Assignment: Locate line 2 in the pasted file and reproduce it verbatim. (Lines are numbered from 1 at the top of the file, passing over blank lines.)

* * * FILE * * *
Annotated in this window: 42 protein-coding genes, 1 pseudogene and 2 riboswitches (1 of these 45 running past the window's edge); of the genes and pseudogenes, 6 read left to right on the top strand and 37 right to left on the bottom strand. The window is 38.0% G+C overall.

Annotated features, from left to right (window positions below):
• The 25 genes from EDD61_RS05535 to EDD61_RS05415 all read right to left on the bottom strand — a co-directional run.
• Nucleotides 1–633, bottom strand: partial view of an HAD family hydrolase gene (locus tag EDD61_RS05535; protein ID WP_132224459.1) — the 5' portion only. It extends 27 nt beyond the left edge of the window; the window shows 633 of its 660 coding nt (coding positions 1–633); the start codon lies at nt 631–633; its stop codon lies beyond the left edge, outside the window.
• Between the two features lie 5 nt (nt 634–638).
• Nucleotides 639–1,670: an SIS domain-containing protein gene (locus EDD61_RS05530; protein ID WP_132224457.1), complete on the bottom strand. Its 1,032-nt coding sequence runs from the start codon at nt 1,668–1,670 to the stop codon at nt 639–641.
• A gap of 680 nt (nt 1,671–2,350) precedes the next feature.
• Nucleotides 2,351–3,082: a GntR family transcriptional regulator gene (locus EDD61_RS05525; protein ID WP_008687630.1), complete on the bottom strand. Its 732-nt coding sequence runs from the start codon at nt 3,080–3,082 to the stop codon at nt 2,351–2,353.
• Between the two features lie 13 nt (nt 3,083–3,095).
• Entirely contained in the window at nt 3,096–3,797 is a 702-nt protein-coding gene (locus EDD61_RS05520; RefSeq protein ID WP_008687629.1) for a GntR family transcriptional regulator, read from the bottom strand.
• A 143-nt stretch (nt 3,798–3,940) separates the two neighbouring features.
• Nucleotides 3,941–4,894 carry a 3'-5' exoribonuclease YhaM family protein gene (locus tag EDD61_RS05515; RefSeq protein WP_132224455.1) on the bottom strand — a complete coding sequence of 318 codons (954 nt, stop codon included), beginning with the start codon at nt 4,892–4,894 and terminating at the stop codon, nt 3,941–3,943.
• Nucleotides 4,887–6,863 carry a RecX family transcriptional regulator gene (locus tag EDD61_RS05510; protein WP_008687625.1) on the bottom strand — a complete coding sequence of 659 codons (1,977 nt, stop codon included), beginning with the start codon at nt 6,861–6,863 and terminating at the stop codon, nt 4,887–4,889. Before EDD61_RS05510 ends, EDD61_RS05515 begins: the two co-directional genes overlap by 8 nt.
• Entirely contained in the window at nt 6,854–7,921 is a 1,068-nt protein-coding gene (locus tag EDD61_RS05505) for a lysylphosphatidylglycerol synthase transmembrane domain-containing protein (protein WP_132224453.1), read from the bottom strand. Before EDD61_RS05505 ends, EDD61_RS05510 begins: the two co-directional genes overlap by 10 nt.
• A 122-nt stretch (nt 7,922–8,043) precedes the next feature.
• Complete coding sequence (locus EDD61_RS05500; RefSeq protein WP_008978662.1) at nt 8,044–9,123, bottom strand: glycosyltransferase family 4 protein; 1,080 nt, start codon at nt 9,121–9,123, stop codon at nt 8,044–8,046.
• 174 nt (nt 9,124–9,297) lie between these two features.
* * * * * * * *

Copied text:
Annotated features, from left to right (window positions below):